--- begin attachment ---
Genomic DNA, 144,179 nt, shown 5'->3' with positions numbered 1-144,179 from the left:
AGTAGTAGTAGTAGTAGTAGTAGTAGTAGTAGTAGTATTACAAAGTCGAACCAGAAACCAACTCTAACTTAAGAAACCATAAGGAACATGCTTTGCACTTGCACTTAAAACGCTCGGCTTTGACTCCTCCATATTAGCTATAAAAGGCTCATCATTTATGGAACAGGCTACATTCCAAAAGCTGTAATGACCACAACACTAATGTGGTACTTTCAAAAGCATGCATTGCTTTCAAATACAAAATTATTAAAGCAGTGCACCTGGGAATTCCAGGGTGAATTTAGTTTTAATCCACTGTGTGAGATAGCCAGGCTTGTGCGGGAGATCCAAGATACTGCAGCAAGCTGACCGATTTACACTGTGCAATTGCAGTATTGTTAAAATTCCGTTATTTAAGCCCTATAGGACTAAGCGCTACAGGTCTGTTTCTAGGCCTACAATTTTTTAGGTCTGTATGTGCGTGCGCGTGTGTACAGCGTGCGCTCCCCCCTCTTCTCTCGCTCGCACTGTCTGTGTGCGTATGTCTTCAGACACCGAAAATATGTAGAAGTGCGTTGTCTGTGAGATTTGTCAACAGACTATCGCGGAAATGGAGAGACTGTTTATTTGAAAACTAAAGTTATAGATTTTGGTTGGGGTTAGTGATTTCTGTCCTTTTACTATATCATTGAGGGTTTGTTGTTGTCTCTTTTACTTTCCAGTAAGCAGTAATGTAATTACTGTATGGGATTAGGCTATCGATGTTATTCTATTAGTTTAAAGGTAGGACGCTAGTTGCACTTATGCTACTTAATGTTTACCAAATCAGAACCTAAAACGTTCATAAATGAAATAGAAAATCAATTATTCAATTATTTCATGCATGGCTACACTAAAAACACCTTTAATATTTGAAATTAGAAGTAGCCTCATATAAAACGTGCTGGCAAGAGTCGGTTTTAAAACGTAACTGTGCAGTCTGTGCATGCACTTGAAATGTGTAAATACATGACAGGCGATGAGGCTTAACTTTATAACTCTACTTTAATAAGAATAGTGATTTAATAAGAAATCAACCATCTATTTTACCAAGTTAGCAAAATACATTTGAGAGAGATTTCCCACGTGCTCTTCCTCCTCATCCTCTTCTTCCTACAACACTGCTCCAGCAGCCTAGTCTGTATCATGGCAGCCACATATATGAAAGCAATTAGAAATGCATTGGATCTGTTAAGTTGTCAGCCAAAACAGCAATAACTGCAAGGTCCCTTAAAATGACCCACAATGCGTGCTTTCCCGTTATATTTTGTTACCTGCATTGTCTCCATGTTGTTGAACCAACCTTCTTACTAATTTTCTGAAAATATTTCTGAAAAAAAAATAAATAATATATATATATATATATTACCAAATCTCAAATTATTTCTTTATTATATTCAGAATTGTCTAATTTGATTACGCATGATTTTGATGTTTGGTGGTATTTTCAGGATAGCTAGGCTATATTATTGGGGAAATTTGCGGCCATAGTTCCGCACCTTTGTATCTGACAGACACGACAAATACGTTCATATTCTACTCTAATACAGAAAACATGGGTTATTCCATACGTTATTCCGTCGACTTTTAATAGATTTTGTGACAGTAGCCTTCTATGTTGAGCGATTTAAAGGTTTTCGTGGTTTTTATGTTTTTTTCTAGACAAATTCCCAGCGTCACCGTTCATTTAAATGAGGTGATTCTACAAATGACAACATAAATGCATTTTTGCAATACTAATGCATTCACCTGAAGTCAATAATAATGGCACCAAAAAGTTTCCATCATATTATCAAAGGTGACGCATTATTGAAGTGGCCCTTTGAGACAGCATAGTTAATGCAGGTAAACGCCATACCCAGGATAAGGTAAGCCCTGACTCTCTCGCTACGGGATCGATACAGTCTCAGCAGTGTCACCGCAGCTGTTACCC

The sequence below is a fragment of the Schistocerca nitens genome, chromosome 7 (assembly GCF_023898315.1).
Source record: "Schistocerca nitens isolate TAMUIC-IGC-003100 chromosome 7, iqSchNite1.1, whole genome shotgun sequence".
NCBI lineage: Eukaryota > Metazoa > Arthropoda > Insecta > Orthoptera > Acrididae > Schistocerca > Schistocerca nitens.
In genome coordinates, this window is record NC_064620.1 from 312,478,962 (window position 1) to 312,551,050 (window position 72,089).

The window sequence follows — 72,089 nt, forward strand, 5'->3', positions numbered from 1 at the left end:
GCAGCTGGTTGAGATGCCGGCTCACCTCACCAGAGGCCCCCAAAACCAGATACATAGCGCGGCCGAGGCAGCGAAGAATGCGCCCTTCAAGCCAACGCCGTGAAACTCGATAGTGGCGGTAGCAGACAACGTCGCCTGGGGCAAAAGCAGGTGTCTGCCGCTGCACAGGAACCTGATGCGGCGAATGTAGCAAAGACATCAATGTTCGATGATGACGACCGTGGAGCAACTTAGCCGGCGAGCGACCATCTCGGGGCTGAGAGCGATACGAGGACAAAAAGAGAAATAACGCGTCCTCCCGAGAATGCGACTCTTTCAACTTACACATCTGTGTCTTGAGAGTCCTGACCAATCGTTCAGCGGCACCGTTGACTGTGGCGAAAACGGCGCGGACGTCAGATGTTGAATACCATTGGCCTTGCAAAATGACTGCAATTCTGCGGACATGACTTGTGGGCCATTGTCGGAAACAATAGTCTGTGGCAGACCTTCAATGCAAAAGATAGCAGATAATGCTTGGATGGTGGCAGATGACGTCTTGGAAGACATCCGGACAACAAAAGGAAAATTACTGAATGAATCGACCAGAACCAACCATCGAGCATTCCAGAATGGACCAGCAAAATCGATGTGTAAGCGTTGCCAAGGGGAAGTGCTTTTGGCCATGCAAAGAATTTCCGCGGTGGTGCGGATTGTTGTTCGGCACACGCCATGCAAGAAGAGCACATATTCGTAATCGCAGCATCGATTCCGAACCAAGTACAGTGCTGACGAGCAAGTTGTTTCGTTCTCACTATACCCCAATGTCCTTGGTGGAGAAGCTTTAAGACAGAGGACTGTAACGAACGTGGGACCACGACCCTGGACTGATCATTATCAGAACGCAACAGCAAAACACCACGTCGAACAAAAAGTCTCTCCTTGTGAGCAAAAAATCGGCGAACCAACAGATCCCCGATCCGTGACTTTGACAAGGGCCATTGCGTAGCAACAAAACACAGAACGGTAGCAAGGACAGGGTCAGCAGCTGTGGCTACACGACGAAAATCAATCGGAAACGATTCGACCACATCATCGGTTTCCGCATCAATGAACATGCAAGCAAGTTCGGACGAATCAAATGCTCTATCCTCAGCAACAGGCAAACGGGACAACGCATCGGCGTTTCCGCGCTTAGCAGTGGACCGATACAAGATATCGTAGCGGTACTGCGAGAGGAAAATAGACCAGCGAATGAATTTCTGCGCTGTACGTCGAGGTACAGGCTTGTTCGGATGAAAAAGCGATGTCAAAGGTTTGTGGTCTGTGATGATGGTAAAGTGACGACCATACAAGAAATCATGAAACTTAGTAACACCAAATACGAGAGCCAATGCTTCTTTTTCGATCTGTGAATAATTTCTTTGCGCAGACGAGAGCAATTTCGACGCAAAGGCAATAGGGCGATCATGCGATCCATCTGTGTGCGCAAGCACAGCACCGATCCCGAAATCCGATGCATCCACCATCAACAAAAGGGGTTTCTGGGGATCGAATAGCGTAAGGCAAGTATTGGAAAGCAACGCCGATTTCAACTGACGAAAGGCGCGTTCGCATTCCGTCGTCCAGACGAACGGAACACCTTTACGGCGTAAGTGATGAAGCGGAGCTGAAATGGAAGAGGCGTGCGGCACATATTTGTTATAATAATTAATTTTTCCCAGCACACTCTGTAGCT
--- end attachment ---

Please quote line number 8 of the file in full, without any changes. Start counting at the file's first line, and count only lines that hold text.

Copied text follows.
GCAGCTGGTTGAGATGCCGGCTCACCTCACCAGAGGCCCCCAAAACCAGATACATAGCGCGGCCGAGGCAGCGAAGAATGCGCCCTTCAAGCCAACGCCGTGAAACTCGATAGTGGCGGTAGCAGACAACGTCGCCTGGGGCAAAAGCAGGTGTCTGCCGCTGCACAGGAACCTGATGCGGCGAATGTAGCAAAGACATCAATGTTCGATGATGACGACCGTGGAGCAACTTAGCCGGCGAGCGACCATCTCGGGGCTGAGAGCGATACGAGGACAAAAAGAGAAATAACGCGTCCTCCCGAGAATGCGACTCTTTCAACTTACACATCTGTGTCTTGAGAGTCCTGACCAATCGTTCAGCGGCACCGTTGACTGTGGCGAAAACGGCGCGGACGTCAGATGTTGAATACCATTGGCCTTGCAAAATGACTGCAATTCTGCGGACATGACTTGTGGGCCATTGTCGGAAACAATAGTCTGTGGCAGACCTTCAATGCAAAAGATAGCAGATAATGCTTGGATGGTGGCAGATGACGTCTTGGAAGACATCCGGACAACAAAAGGAAAATTACTGAATGAATCGACCAGAACCAACCATCGAGCATTCCAGAATGGACCAGCAAAATCGATGTGTAAGCGTTGCCAAGGGGAAGTGCTTTTGGCCATGCAAAGAATTTCCGCGGTGGTGCGGATTGTTGTTCGGCACACGCCATGCAAGAAGAGCACATATTCGTAATCGCAGCATCGATTCCGAACCAAGTACAGTGCTGACGAGCAAGTTGTTTCGTTCTCACTATACCCCAATGTCCTTGGTGGAGAAGCTTTAAGACAGAGGACTGTAACGAACGTGGGACCACGACCCTGGACTGATCATTATCAGAACGCAACAGCAAAACACCACGTCGAACAAAAAGTCTCTCCTTGTGAGCAAAAAATCGGCGAACCAACAGATCCCCGATCCGTGACTTTGACAAGGGCCATTGCGTAGCAACAAAACACAGAACGGTAGCAAGGACAGGGTCAGCAGCTGTGGCTACACGACGAAAATCAATCGGAAACGATTCGACCACATCATCGGTTTCCGCATCAATGAACATGCAAGCAAGTTCGGACGAATCAAATGCTCTATCCTCAGCAACAGGCAAACGGGACAACGCATCGGCGTTTCCGCGCTTAGCAGTGGACCGATACAAGATATCGTAGCGGTACTGCGAGAGGAAAATAGACCAGCGAATGAATTTCTGCGCTGTACGTCGAGGTACAGGCTTGTTCGGATGAAAAAGCGATGTCAAAGGTTTGTGGTCTGTGATGATGGTAAAGTGACGACCATACAAGAAATCATGAAACTTAGTAACACCAAATACGAGAGCCAATGCTTCTTTTTCGATCTGTGAATAATTTCTTTGCGCAGACGAGAGCAATTTCGACGCAAAGGCAATAGGGCGATCATGCGATCCATCTGTGTGCGCAAGCACAGCACCGATCCCGAAATCCGATGCATCCACCATCAACAAAAGGGGTTTCTGGGGATCGAATAGCGTAAGGCAAGTATTGGAAAGCAACGCCGATTTCAACTGACGAAAGGCGCGTTCGCATTCCGTCGTCCAGACGAACGGAACACCTTTACGGCGTAAGTGATGAAGCGGAGCTGAAATGGAAGAGGCGTGCGGCACATATTTGTTATAATAATTAATTTTTCCCAGCACACTCTGTAGCT